Baltimore Ravens: Does a First-Round Pick Mean Starter?


Breshad Perriman (Central Florida) is selected as the 26th overall pick in the NFL draft. He is only the second wide receiver to be picked by the Baltimore Ravens in the first round. Mandatory Credit: Dennis Wierzbicki-USA TODAY Sports

The Baltimore Ravens have key rookies this year, but the lingering question through the offseason is who’s going to start and who’s not? It could be said the second or third-year players have the advantage over even the most talented rookies, because they know the system already. Joe Serpico just went over why the experts believe the rookies should not start week one.

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Rookie wide receivers Breshad Perriman, Darren Waller, DeAndre Carter and Cam Worthy are all competing for roster spots. More importantly, a starting spot sits open next to veteran Steve Smith Sr.

All the talk has been about Perriman starting and being a deep threat for Joe Flacco. However, minicamp has shown that he has a lot of competition from the second-year players. Jeremy Butler made a lot of noise for himself during the team practices, and if he can continue it, Waller and Worthy have just found themselves on the bubble that could burst.

As Perriman battles for a starting position, he treads in territory not often visited by the Ravens’ draft picks. The team has only ever drafted a wide receiver with their first-round pick once before in 2005 with Mark Clayton.

The former first-round pick never started an entire season with the Ravens, but he did start the majority of the games. However, he never eclipsed 1,000 yards in a season.

Baltimore’s most recent first-round pick C.J. Mosley started all 16 games and ended up playing an important part in the defense. However, his case is not very common for those in previous years.

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Safety Matt Elam was drafted in the first round, but he started the season on the bench before becoming a starter. Although, after being a starter, his playing time decreased in his second year after his ability became less than sufficient in a starting role.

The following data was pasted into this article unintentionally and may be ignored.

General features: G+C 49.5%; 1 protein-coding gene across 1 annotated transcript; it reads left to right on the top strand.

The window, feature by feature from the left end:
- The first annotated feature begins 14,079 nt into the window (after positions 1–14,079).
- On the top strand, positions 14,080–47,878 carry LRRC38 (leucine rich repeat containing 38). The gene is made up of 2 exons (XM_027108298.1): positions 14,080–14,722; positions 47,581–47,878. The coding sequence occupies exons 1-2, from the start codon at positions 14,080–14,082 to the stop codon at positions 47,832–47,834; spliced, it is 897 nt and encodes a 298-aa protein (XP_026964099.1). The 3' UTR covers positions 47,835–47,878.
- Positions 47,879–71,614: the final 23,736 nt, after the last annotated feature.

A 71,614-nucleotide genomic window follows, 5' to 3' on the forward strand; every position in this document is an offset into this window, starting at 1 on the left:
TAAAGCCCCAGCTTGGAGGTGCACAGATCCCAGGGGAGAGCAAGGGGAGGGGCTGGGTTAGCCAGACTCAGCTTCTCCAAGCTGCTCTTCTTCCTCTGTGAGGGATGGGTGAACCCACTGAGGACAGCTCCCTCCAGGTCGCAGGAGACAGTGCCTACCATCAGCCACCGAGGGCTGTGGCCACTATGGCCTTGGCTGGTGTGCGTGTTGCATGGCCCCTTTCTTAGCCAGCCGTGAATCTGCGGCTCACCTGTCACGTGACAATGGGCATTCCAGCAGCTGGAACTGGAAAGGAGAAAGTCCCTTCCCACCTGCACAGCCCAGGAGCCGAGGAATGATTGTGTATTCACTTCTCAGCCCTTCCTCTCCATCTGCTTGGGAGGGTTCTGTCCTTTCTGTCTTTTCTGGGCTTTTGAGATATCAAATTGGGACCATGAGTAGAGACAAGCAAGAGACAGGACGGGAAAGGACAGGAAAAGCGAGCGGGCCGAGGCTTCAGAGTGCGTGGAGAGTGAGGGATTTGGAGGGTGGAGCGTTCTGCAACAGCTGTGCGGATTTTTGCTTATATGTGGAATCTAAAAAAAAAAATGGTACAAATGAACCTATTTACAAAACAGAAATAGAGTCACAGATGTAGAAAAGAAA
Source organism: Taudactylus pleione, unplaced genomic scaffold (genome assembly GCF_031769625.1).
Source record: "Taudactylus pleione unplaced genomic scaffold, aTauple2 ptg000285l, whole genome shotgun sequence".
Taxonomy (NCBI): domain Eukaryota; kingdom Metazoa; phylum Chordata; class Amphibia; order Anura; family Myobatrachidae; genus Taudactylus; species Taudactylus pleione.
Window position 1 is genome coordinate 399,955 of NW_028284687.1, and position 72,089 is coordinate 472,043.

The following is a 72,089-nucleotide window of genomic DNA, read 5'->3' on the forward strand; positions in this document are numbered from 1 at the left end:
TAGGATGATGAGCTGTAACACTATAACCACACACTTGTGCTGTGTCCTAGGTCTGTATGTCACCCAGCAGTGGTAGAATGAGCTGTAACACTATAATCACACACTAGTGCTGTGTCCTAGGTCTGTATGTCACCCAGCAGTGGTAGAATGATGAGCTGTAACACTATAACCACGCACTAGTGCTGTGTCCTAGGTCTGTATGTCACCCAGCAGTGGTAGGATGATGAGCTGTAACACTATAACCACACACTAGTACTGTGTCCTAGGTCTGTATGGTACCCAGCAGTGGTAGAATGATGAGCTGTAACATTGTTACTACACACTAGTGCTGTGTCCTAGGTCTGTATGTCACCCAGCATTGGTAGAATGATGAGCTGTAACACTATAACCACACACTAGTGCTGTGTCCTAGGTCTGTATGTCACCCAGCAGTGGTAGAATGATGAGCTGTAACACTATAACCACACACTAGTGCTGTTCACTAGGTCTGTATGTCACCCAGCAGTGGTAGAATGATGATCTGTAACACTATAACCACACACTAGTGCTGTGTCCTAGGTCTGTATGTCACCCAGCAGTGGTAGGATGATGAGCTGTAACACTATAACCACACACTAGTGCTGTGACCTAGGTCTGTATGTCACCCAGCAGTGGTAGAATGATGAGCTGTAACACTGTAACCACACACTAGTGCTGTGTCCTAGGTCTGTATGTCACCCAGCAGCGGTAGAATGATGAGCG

Linebacker Courtney Upshaw started the season on the bench his rookie year in 2012 before ending up being a starter nine times. He started 13 games in his second year and 14 last season after being selected in the first round.

In 2011, Jimmy Smith joined the Ravens as a first-round pick, and he did not receive his first start of three until week 13. Now, he is one of the team’s best cornerbacks after not becoming a regular starter until his third year in the league.

Perriman could be a starter if the Ravens need him, or he could start on the bench if other receivers are able to fulfill the team’s needs.

In 2008 and 2009 (no first-round pick in 2010), Flacco and Michael Oher were drafted; each became 16-game starters immediately. With their scenarios, they filled a need the team had at the time.

Perriman could very well be an immediate starter, if the team needs him to be. Simply because he is a first-round pick with talent does not guarantee him a starting position. If the other receivers turn out to be unable to provide what the Ravens need at the wide receiver position, the former Central Florida receiver needs to be able to step up and provide it.

If the Ravens’ history with first-round picks says anything, Perriman will most likely start the season on the bench, but he still could be given playing time. If he does not, he will have more chances in the future.

Next: Baltimore Ravens Rookies Should Not Start Week One